This manufacturing mentality is manifested in livestock production through increased specialization in individual production units and separation of production stages. For example, traditional dairy operations encompass all activities related to dairy production, including feed production. Increasingly, these activities are being carried out by separate managers and in many cases separate firms. Dairy operations may specialize in milk production only, while other firms produce replacement heifers and produce the feed required by the dairy herd. An increased emphasis on partnerships and alliances between specialized firms is a necessary consequence of this adjustment.
Within the specific environment for the dairy sector, three factors are particularly significant for producers considering expansion; changes in dairy policy, the processing sector, and increased competition. General changes in government policy have been noted already, but changes are also occurring in specific dairy policies. An ongoing adjustment has been the gradual decline in the degree of government subsidy going to the dairy industry. This has direct implications for returns generated by the dairy enterprise, making cost efficiency more important.
Changes are also occurring at the interprovincial level with regional pools being created for milk revenues. This pooling may eventually extend to quota transfers as well. Finally, while major changes to the supply management system are unlikely to occur in the near future, adjustments at the international level may eventually force regulators to change the domestic supply management system for the dairy sector in Canada.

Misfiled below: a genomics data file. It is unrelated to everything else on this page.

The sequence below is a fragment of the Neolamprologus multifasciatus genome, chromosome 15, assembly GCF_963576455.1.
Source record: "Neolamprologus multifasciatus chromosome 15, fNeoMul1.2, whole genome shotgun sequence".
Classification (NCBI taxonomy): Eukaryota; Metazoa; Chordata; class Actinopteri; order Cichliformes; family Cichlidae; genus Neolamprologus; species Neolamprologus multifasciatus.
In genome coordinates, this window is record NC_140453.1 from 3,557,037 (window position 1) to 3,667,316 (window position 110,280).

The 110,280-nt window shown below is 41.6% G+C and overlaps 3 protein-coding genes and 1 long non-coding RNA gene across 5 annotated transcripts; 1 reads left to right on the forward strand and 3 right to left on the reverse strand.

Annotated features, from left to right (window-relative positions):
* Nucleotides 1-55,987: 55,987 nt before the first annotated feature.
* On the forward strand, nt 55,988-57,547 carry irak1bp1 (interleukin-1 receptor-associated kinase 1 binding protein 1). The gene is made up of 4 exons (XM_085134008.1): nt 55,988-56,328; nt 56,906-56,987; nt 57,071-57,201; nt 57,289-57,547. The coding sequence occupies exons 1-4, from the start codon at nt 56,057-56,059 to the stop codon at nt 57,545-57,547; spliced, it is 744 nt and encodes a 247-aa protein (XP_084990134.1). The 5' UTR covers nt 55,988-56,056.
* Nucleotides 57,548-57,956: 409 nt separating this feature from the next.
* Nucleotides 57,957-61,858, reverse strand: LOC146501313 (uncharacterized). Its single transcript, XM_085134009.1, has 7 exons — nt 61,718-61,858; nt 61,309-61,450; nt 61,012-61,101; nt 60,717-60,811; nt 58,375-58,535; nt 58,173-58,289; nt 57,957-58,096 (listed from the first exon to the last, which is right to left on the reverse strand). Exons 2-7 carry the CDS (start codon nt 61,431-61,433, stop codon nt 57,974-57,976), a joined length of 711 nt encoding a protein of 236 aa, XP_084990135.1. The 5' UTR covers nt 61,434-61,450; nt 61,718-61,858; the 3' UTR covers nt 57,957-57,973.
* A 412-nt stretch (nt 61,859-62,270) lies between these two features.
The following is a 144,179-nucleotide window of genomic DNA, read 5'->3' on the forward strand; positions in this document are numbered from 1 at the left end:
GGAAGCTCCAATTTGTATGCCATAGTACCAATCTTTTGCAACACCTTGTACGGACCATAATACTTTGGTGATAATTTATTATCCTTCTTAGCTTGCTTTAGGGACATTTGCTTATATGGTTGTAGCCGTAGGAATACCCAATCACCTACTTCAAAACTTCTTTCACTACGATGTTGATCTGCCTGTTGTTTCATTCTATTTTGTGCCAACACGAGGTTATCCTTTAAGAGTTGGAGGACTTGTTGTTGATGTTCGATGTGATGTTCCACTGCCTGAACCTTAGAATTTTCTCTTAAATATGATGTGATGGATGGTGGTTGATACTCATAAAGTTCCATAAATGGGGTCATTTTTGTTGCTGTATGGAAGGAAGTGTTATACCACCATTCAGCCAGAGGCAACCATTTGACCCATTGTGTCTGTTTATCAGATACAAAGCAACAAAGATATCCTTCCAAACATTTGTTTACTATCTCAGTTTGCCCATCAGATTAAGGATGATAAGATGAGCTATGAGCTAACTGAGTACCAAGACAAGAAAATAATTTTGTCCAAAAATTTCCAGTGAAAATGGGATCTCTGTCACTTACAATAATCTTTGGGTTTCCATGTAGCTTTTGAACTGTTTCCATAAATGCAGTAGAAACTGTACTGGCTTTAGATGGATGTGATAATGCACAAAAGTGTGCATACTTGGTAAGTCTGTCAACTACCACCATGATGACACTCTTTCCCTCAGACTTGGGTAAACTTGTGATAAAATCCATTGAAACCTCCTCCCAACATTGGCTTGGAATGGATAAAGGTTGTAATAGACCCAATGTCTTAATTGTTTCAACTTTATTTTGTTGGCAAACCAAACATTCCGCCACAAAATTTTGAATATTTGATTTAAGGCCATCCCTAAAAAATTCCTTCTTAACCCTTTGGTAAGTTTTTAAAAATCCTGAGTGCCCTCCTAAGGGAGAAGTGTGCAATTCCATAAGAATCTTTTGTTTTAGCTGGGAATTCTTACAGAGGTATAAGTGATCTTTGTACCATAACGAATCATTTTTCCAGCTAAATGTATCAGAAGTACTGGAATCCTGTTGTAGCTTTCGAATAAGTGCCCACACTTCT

The processing sector represents the direct market for milk coming from dairy producers. As such this sector is an important part of the environment for western Canadian dairy producers. Changes are occurring in this sector, with regional rationalization being an ongoing trend. With future changes in interprovincial and international trade regulations, this trend is likely to continue. These changes have a direct impact on the ability of milk producers in different regions to ship their product in a profitable manner. Processors may also be considered as an intermediary between producers and consumers. As such, they are responsive to consumer tastes and preferences and provide feedback to producers in terms of the type of product demanded by consumers.
Finally, as a result of some of the changes and trends noted above, western Canadian dairy producers are likely to experience increasing competition over time. Some of this competition may come from producers in other countries (i.e., international in nature). However, any developments in this area are likely to occur in the long run. Of more immediate concern, however, is competition from producers in other regions (i.e., interprovincial in nature). As interprovincial barriers for milk and dairy products are gradually reduced, there may be shifts in the pattern of milk production and processing. Producers in some regions will likely be "winners", while other producers will likely be "losers". Comparative advantage in terms of costs of production is likely to be an important factor in determining where the winners and losers are located. All of these changes may have a significant influence on producers' expansion decisions.